Communities urged to share neighbourly gestures and initiatives

Chris Abraham, CEO of Community Action Suffolk
Chris Abraham, CEO of Community Action Suffolk

What are you and your community doing to help others amid the Covid-19 pandemic?

That’s the question coming from the voluntary sector today, who want to collate a comprehensive list of initiatives, projects, activities and actions which are demonstrating Suffolk’s generous and proactive support of others.

Community Action Suffolk, in conjunction with Suffolk Community Foundation and Suffolk Association of Local Councils, has today launched an online form to help capture the information about the many and varied ideas which have been put in place in our towns and villages.

The form will help identify where some organisations and groups have adapted existing functions, and where new initiatives have been launched as a result of the coronavirus outbreak.


Since the virus became an issue of more concern in recent days and weeks, Community Action Suffolk has been inundated with calls from groups and individuals about the ideas they have conceived to support others.

Chris Abraham, CEO, believes the new form will enable a more comprehensive database of activities to be collated and shared within the county.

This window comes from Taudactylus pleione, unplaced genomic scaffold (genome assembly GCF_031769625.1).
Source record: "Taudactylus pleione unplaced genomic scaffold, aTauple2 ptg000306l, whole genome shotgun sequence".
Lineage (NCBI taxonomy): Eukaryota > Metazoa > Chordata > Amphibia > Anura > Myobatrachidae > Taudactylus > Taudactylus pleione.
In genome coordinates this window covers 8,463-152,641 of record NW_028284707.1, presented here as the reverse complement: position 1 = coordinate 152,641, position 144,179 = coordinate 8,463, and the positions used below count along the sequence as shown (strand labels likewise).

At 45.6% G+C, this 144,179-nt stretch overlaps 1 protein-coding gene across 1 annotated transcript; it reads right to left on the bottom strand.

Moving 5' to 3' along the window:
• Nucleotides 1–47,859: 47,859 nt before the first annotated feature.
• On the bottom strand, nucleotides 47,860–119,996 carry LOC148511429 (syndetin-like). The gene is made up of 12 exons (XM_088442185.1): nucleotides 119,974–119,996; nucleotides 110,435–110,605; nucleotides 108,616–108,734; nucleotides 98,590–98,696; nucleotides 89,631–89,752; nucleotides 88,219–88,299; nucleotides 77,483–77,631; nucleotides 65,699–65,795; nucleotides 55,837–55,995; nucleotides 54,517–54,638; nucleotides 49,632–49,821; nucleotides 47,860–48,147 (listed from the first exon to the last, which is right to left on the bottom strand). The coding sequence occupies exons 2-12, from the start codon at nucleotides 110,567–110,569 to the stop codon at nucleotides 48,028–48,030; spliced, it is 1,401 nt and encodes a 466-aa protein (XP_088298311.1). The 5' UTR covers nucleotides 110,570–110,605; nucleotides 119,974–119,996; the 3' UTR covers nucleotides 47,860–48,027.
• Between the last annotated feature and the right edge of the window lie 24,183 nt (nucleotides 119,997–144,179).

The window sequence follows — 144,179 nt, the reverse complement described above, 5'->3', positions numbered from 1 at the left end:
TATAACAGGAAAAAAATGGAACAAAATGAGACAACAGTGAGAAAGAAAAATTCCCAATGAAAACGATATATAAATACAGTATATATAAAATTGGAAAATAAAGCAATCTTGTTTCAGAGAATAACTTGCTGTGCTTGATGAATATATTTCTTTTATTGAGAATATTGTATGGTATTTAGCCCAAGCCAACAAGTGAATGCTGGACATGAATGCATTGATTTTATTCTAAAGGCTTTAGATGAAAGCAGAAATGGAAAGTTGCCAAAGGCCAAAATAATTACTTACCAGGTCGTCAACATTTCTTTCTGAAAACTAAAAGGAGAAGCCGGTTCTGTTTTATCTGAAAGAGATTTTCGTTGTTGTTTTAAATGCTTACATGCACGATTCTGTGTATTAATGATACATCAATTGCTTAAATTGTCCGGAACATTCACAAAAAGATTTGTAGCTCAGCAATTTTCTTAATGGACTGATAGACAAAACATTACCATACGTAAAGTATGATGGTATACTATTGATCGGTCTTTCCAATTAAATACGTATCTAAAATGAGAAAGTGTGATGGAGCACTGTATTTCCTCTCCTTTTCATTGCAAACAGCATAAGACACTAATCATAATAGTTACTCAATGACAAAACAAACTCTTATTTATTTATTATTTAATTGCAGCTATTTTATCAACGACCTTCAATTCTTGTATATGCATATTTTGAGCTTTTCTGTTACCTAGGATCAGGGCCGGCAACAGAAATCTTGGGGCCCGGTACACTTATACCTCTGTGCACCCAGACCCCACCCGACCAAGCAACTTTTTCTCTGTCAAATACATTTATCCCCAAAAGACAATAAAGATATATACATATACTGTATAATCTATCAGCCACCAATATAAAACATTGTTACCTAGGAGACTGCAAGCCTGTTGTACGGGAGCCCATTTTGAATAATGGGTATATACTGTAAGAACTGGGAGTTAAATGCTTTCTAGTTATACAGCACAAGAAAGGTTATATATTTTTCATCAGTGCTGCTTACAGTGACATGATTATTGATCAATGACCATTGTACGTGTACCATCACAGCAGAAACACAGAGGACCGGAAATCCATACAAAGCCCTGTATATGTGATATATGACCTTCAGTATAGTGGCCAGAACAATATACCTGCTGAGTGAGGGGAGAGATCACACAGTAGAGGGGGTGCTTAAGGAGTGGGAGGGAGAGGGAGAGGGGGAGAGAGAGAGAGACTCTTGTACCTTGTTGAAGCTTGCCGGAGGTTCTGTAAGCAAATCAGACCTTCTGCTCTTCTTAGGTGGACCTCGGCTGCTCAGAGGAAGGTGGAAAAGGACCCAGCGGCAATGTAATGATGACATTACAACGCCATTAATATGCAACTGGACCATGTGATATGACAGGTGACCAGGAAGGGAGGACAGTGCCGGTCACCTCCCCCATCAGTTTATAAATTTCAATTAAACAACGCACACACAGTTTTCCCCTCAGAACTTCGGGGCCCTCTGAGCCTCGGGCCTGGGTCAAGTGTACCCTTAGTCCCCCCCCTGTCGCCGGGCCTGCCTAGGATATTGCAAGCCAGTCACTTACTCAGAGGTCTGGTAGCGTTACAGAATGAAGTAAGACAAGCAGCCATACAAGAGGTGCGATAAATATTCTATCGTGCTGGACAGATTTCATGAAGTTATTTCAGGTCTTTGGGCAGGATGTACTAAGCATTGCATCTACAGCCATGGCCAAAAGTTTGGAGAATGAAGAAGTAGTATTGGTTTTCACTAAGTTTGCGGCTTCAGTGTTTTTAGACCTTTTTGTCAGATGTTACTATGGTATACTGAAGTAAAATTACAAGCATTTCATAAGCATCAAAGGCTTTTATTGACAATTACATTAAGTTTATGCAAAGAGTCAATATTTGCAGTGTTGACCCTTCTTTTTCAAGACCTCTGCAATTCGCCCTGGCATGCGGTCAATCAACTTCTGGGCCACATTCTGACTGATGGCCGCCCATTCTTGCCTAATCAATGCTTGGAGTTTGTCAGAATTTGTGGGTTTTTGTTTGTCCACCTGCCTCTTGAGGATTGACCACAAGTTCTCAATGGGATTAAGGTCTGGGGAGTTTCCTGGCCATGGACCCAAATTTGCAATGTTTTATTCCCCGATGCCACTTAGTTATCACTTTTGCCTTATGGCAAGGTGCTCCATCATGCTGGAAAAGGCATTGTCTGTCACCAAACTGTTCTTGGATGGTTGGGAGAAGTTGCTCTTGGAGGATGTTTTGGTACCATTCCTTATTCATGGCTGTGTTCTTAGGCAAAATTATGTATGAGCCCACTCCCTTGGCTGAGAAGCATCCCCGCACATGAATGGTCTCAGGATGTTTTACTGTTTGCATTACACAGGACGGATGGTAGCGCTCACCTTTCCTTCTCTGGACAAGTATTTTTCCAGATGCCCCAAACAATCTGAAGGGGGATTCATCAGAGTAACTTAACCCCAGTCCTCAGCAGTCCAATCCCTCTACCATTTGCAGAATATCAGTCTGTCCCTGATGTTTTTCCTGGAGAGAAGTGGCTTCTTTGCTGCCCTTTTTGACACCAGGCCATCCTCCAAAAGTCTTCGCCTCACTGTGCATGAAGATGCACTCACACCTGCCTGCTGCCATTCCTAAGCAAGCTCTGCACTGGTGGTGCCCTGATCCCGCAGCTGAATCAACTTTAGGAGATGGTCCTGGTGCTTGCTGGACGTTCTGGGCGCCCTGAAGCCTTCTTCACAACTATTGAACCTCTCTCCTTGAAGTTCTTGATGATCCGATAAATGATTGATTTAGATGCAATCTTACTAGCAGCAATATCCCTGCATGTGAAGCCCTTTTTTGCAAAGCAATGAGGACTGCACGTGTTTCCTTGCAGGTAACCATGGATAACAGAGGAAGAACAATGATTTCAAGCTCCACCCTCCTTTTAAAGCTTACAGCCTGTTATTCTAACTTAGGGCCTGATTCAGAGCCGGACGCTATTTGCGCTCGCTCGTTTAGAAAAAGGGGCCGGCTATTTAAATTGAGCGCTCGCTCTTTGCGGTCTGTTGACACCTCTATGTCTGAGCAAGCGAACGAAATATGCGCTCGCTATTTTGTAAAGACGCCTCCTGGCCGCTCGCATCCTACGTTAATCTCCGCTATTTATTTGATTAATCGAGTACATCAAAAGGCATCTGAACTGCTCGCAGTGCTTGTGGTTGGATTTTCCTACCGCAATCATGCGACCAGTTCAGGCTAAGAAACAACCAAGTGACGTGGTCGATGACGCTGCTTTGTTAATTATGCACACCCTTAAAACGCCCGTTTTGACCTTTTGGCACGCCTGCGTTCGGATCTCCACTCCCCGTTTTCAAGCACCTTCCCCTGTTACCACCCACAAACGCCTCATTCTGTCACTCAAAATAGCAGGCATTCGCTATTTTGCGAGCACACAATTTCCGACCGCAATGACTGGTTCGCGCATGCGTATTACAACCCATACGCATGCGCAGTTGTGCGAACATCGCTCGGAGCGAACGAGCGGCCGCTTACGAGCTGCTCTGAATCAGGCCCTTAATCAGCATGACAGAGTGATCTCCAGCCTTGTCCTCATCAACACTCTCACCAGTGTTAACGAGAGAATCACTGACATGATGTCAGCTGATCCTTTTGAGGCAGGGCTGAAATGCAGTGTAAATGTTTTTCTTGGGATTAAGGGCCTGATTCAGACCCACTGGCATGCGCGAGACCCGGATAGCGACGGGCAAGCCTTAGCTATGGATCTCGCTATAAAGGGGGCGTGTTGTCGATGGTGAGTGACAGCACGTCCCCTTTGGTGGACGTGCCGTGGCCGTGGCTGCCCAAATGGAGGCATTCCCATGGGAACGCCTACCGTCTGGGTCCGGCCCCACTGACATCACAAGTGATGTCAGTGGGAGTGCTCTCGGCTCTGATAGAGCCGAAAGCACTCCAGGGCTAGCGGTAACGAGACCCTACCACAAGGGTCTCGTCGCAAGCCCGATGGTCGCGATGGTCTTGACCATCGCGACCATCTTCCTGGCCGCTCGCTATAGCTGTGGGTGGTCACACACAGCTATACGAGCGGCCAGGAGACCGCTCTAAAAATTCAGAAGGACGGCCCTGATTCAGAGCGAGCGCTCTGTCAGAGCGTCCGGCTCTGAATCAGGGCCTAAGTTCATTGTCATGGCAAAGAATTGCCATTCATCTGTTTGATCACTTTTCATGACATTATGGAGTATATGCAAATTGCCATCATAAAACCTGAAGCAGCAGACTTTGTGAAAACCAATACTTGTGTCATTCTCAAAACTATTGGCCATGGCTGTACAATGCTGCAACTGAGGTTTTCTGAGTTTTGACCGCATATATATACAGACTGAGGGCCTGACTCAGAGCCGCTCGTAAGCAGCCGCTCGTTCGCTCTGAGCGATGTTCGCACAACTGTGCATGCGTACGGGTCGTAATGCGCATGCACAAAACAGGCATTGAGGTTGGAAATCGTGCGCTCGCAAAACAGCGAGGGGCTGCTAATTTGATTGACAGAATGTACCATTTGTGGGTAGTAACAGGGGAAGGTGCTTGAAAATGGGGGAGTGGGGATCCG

She said: “My team and I have been overwhelmed and deeply impressed by the response from across Suffolk in recent days.

“So many people are wanting to start activities which make a difference to their neighbours and their wider community.

“We want to make sure we capture that picture fully so that we can signpost people to what is happening, but also so that we can find the right sort of volunteers and resource to keep such things going.”

One community that has swiftly responded to the Covid-19 circumstances in order to tell people how they can help others is Gislingham.

Jo Clifford, a resident of the village, has led a team in producing a poster which is being put up around the community, and an insert for the local magazine. Those items share useful information about how to help others who may be isolating.

She said: “It was important that we could do something swiftly, but not without appropriate consideration. We wanted to give accurate information to those in our neighbourhood who want to offer help in a safe and sensible way.

“We were able to gain some invaluable information from a number of organisations, including Community Action Suffolk and Age UK Suffolk, who could tell us what had been done previously, and what had been implemented by other neighbourhoods.”

Initiatives perceived to be a priority among neighbourhoods at the current time are such things as ensuring that medical prescriptions can be collected; enabling food shopping to be purchased for those who are less mobile; and creating means of communication and connectedness, even where physical groups and events are no longer possible.

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